Romagnolo et al reported a pregnancy in a 30 year old, nulliparus, homozygus patient, where an elective cesarean section was planned.[6] Prior to cesarean section, she was given an intravenous concentration of Vitamin K dependent factors, one hour prior to surgery to prevent post partum hemorrhage. She was given the complex for another 4 days after her delivery, but her prothrombin time value fell to 7% of the normal, the next day. Teixeira published a case report about a 33 year old nulliparus patient.[7] An ultrasound done at approximately 8 weeks of gestation showed detachment of the smooth chorion. It regressed completely with bed rest and 1000 IU of prothrombin complex concentrate. An elective cesarean section was done at 38 weeks. Prophylaxis of bleeding using prothrombin complex concentrate was given pre-operatively and for three consecutive days postpartum.The post operative period was uneventful. FXD is an autosomal recessive disorder and follows Mendelian inheritance patterns. Majority cases of FXD are caused by missense mutations, duplications and partial deletions.[8] In pregnancy, there is a modest physiological rise of factor X. Also there is an increase in FVIII, VWF and fibrinogen levels and overall there is a prothrombotic state in normal pregnancy. Circulating FX levels rise in pregnant states to roughly 1.3 times the non-pregnant values and return to baseline post delivery.[9,10] For women with very low baseline levels of FX activity, this rise may be only a few points or none at all. The risk for preterm labor appears to be 2.5 times higher in FXD women.[11] Amongst 9 of the 24 pregnancies reporting preterm deliveries, four died and three were extremely premature. In advanced countries, due to easy availability of factor X concentrates, prophylaxis as well as treatment of any peripartum bleeding can be effectively managed, whereas in developing countries due to difficulty in getting factor X, FFP is used for the same.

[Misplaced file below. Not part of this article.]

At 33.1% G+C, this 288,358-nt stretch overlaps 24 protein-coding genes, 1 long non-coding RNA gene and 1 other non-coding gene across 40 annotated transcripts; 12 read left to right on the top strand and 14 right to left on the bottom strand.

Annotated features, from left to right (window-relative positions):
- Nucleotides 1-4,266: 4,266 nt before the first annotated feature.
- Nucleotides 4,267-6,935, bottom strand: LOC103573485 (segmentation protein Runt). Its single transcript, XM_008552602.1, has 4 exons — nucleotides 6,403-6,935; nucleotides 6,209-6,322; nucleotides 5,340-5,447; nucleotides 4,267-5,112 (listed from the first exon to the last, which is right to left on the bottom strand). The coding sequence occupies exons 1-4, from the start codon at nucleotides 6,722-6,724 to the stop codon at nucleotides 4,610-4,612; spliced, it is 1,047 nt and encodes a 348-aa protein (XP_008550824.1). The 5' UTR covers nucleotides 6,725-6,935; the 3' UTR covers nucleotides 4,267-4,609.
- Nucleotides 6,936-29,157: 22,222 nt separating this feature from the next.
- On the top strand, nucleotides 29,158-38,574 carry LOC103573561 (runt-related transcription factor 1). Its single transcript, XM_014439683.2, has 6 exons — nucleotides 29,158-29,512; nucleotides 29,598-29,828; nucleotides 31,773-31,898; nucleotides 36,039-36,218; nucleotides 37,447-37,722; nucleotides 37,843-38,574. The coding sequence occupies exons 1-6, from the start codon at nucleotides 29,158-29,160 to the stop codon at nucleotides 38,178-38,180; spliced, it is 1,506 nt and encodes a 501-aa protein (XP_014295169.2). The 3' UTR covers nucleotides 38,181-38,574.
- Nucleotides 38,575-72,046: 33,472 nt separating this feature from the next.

Though little is known about the pregnancy outcomes in factor X deficient states due to the rarity of the disorder itself, however with early antenatal registration at tertiary care centers, regular follow ups, early anticipation of complications and prophylactic measures, a good pregnancy outcome can be expected in these patients.